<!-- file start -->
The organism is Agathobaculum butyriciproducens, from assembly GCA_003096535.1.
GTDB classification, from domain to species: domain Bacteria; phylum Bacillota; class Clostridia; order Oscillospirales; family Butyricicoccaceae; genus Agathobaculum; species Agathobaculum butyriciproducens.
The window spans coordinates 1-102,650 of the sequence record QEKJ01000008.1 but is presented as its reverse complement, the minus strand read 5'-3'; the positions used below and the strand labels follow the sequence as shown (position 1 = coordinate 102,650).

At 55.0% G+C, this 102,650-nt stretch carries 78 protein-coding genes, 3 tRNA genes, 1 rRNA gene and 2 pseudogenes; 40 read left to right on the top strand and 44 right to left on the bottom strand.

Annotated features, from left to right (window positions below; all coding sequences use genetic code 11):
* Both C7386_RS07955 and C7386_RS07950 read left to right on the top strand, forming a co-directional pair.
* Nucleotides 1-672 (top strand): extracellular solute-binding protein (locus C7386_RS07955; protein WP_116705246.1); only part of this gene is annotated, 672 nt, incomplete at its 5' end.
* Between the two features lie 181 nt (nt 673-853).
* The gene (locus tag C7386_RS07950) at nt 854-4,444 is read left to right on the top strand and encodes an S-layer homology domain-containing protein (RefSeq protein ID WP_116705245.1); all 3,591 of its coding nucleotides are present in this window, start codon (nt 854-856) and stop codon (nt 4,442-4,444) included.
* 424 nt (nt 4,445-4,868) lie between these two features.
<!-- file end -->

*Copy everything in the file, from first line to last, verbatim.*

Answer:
The organism is Agathobaculum butyriciproducens, from assembly GCA_003096535.1.
GTDB classification, from domain to species: domain Bacteria; phylum Bacillota; class Clostridia; order Oscillospirales; family Butyricicoccaceae; genus Agathobaculum; species Agathobaculum butyriciproducens.
The window spans coordinates 1-102,650 of the sequence record QEKJ01000008.1 but is presented as its reverse complement, the minus strand read 5'-3'; the positions used below and the strand labels follow the sequence as shown (position 1 = coordinate 102,650).

At 55.0% G+C, this 102,650-nt stretch carries 78 protein-coding genes, 3 tRNA genes, 1 rRNA gene and 2 pseudogenes; 40 read left to right on the top strand and 44 right to left on the bottom strand.

Annotated features, from left to right (window positions below; all coding sequences use genetic code 11):
* Both C7386_RS07955 and C7386_RS07950 read left to right on the top strand, forming a co-directional pair.
* Nucleotides 1-672 (top strand): extracellular solute-binding protein (locus C7386_RS07955; protein WP_116705246.1); only part of this gene is annotated, 672 nt, incomplete at its 5' end.
* Between the two features lie 181 nt (nt 673-853).
* The gene (locus tag C7386_RS07950) at nt 854-4,444 is read left to right on the top strand and encodes an S-layer homology domain-containing protein (RefSeq protein ID WP_116705245.1); all 3,591 of its coding nucleotides are present in this window, start codon (nt 854-856) and stop codon (nt 4,442-4,444) included.
* 424 nt (nt 4,445-4,868) lie between these two features.